Potential participants in the study were consecutive patients admitted to the ICU department at the BRI from January to February 2011. A total number of 48 patients and/or their NOK participated in the initial survey. No one was excluded or declined to participate. Informed consent for participation was obtained orally from the patient, or for those who were ventilated or with substantial cognitive impairment, from a proxy (usually the nominated first contact of NOK), according to the proposal.

The screening interview included two parts, concentrating on vision and hearing impairment respectively (please refer to supplementary material 1). A person was counted as visually impaired if he/she required to use glasses/contact lenses for daily activities. The reasons for not having vision aids in hospital were recorded. If a visual aid was felt not needed by the patient or was needed for reading only, then the person was not counted as a vision aid user. Similar format and rules were applied to hearing impairment. A person was counted as having hearing impairment if he/she needed hearing aids for basic communications. Simple demographic data were also collected. These included the patient’s date of birth, hospital number, and date of survey.

The collected data were analysed using Microsoft Excel by two auditors working independently. Any discrepancy in results had been resolved by re-checking the raw data. After each cycle of auditing, changes had been implemented. Forty eight consecutive ITU admissions in 2012 and 2014 were assessed using the same methodology.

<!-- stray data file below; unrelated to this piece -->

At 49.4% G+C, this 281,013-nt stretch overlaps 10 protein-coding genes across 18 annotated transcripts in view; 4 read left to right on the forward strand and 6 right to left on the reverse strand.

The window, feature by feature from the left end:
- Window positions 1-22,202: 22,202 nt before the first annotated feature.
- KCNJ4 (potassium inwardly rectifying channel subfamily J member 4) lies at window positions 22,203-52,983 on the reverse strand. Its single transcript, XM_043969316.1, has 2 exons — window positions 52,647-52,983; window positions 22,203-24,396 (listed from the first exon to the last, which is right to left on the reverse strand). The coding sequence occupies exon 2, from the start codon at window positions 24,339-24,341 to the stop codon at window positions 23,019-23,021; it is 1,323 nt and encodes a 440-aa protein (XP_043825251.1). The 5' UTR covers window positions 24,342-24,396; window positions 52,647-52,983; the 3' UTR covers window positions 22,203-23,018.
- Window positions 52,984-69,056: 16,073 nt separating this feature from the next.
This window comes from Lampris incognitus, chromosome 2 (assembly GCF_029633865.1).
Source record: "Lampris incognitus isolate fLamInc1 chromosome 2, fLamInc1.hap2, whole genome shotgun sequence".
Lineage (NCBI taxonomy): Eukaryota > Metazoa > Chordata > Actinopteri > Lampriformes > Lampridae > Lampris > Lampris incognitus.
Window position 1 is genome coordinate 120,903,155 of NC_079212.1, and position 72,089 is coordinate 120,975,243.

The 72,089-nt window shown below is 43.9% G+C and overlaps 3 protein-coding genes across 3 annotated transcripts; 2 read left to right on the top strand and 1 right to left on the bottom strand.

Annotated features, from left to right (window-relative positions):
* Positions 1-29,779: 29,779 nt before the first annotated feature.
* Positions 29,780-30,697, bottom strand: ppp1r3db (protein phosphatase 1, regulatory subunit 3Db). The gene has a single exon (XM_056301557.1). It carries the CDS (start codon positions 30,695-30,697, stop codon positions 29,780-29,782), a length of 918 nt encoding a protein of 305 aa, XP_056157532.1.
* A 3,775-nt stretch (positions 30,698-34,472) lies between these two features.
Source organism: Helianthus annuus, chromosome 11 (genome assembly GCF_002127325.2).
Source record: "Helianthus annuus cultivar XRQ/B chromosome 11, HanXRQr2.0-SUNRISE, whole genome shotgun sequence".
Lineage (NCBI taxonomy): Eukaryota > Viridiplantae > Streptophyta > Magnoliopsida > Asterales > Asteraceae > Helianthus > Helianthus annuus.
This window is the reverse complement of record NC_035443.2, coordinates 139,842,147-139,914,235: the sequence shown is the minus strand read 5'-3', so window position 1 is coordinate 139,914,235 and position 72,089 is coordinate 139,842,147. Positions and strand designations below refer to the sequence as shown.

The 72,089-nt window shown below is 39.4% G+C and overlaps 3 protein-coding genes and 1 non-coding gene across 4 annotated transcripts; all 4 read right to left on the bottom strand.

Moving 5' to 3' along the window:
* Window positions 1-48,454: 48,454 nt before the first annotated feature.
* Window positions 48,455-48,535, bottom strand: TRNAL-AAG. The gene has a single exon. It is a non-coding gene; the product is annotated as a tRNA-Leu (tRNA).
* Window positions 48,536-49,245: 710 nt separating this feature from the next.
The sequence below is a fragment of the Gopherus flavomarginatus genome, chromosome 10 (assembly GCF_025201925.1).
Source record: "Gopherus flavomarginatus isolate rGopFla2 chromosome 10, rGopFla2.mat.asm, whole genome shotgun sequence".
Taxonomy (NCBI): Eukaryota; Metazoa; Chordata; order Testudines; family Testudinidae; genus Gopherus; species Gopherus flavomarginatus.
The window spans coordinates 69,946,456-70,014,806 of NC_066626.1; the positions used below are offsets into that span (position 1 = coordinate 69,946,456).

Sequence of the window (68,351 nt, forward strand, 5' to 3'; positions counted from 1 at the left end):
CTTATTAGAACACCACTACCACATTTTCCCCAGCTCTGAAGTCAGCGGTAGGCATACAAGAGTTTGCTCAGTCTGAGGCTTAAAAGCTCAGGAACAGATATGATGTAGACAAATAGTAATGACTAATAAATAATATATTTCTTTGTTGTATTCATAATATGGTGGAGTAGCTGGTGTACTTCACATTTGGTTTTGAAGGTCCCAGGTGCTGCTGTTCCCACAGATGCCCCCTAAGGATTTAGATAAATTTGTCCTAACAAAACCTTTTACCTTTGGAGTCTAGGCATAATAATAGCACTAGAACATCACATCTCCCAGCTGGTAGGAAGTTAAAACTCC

Strategy

We adopted the approach of continuous auditing. Changes were made based on the results of each cycle.

The initial MDT audit meeting after the first cycle, had made a new assessment section incorporated into the ICU Innovian proforma (please refer to supplementary material 4). This formalised vision/hearing impairment assessment and made it a mandatory task at each nursing shift (three shifts in a 24 hour basis).

Six months after the first intervention, the second audit was performed. This had demonstrated a significant improvement in practice, albeit still rooms to be improved. Further amendments of vision/hearing impairment evaluation were put into the Innovian fall risk assessment after dissemination of the second audit results (please refer to supplementary material 5). This was an extra reminder to ensure that visual/hearing impairment assessment was performed at every shift, and visual/hearing aids made available to wear at the bedside.

We performed the third audit 12 months after the second intervention, achieving a much better outcome. Future plans to maintain sustainability were proposed and agreed in the latest MDT meeting.

Results

In all three audit cycles have been completed (please refer to supplementary material 2 and 3 for detailed results). The prevalence of vision impairment was high (83%, 83%, and 78% respectively). A small number of patients wore contact lenses (6%, 2%, and 2% respectively).